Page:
• FIG. 4 is a logic flowchart of a process 400 performed by the interactive automated driving system 300 of FIG. 3. In step 402 of the process, the interactive automated driving system 300 can receive a current value corresponding to a current vehicle state from one or more sensors 116 disposed on the vehicle 200 as shown in FIG. 2 through the data analyzer 121. For example, current values can include such measures as vehicle velocity, acceleration, deceleration, position, and orientation. In step 404 of the process 400, the interactive automated driving system 300 can determine the current vehicle state based on the current value. For example, a low vehicle velocity and repeated instances of acceleration and deceleration could indicate that the vehicle is operating in a stop-and-go traffic current vehicle state.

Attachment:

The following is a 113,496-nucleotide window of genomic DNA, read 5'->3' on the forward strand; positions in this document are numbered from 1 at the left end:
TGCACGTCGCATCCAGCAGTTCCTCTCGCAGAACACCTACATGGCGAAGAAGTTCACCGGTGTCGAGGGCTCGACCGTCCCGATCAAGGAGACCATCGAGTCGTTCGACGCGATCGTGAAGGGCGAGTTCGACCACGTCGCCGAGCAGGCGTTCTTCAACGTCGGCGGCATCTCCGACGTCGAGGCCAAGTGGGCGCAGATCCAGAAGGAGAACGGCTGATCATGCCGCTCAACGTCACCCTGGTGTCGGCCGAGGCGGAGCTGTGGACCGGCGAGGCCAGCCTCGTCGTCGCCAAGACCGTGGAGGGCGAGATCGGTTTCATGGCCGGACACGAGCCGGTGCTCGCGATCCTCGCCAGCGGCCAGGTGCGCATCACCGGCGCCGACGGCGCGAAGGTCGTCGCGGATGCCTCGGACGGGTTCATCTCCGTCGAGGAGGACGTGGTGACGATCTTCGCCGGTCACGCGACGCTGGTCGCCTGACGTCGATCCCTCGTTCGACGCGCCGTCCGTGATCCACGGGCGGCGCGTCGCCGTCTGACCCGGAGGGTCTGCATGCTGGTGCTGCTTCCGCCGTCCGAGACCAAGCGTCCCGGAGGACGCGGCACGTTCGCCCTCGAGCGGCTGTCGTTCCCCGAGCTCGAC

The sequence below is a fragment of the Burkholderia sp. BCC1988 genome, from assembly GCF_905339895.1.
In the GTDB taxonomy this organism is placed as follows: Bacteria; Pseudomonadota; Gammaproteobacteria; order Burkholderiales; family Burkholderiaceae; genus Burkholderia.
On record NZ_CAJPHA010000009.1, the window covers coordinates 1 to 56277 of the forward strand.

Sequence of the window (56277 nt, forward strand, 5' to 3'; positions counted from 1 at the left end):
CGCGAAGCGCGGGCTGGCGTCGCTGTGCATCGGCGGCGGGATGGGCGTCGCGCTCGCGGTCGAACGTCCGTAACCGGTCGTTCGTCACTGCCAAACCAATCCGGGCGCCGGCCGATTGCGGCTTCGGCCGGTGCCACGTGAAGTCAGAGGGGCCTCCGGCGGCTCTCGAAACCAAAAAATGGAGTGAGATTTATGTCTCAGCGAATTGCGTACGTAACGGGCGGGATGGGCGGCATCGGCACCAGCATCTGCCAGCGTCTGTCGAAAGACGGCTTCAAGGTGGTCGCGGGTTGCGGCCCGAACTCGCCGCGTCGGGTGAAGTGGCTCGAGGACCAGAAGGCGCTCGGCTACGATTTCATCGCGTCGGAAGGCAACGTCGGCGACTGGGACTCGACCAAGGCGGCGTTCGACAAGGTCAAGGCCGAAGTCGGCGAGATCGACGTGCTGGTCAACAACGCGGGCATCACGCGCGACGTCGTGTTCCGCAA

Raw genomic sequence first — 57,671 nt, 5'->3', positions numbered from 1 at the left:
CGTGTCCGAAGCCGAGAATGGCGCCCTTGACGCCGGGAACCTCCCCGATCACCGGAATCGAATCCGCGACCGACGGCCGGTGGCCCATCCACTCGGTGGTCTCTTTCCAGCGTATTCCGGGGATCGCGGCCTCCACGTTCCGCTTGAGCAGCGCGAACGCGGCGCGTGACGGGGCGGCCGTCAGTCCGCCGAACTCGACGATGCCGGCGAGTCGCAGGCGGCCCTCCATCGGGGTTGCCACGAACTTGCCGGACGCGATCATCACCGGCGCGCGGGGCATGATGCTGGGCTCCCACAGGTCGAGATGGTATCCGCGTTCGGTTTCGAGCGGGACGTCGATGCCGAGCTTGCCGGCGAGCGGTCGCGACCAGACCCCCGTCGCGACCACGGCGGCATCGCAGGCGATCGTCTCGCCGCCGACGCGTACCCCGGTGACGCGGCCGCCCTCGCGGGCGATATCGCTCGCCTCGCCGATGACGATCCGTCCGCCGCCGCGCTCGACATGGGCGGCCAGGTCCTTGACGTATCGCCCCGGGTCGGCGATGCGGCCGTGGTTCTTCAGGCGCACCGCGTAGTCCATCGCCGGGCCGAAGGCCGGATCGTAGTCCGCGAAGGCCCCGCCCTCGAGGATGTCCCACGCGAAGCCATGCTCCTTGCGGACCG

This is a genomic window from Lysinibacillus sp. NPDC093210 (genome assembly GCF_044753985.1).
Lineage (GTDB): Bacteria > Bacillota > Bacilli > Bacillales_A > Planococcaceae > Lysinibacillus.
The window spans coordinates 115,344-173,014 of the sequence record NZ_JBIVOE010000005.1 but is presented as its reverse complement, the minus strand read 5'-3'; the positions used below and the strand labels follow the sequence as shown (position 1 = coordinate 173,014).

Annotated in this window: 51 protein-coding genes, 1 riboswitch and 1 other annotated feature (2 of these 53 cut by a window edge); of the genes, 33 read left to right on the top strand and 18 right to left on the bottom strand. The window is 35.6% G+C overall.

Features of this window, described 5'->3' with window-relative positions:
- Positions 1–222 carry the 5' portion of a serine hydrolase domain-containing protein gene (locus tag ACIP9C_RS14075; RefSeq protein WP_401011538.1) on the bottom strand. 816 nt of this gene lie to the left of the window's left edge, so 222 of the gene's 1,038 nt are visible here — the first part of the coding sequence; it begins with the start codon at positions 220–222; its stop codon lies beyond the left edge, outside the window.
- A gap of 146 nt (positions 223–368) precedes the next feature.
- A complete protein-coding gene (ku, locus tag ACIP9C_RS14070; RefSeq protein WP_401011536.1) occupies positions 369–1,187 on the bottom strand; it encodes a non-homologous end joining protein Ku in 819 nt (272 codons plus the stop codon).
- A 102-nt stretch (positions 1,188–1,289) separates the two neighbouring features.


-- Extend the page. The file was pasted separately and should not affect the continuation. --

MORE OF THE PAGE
• In step 406, the interactive automated driving system 300 can generate a target vehicle state based on the current vehicle state. The target vehicle state can include one or more ranges of target values. The ranges of target values can be based on vehicle design constraints, classification of the driver of the vehicle, and/or various inputs provided by the driver of the vehicle. The vehicle design constraints can include safety considerations and range limitations based on physical limitations of the vehicle. The classification of the driver can include the identification of the driver, the age of the driver (e.g. very young or very old), whether there are any restrictions on the license of the driver (e.g. restricted or unrestricted), and whether the driver is authorized for vehicle operation (e.g. authorized for personal use or authorized for specific job function). For example, if the driver is a teenager, the range of target values associated with the distance to an object in front of the vehicle can have larger overall values than if the driver is an experienced, middle-aged driver with a clean driving record.